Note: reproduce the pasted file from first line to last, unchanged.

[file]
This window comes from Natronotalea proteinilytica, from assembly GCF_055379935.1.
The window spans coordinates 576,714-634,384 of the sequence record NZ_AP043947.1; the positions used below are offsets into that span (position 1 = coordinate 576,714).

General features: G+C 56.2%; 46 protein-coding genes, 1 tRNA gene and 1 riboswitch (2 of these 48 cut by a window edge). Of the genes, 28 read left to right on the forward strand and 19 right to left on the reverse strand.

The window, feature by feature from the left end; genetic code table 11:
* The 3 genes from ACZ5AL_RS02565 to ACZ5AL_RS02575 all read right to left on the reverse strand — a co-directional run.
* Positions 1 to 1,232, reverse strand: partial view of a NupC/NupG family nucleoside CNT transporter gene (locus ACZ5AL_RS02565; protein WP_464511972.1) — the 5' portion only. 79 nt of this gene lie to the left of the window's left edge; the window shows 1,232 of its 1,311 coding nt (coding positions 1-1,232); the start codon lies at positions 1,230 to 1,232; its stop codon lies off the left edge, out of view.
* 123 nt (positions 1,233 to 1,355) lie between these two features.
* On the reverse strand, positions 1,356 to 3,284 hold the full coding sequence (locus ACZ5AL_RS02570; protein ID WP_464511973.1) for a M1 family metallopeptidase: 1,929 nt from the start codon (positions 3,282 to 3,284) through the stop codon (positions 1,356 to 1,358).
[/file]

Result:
This window comes from Natronotalea proteinilytica, from assembly GCF_055379935.1.
The window spans coordinates 576,714-634,384 of the sequence record NZ_AP043947.1; the positions used below are offsets into that span (position 1 = coordinate 576,714).

General features: G+C 56.2%; 46 protein-coding genes, 1 tRNA gene and 1 riboswitch (2 of these 48 cut by a window edge). Of the genes, 28 read left to right on the forward strand and 19 right to left on the reverse strand.

The window, feature by feature from the left end; genetic code table 11:
* The 3 genes from ACZ5AL_RS02565 to ACZ5AL_RS02575 all read right to left on the reverse strand — a co-directional run.
* Positions 1 to 1,232, reverse strand: partial view of a NupC/NupG family nucleoside CNT transporter gene (locus ACZ5AL_RS02565; protein WP_464511972.1) — the 5' portion only. 79 nt of this gene lie to the left of the window's left edge; the window shows 1,232 of its 1,311 coding nt (coding positions 1-1,232); the start codon lies at positions 1,230 to 1,232; its stop codon lies off the left edge, out of view.
* 123 nt (positions 1,233 to 1,355) lie between these two features.
* On the reverse strand, positions 1,356 to 3,284 hold the full coding sequence (locus ACZ5AL_RS02570; protein ID WP_464511973.1) for a M1 family metallopeptidase: 1,929 nt from the start codon (positions 3,282 to 3,284) through the stop codon (positions 1,356 to 1,358).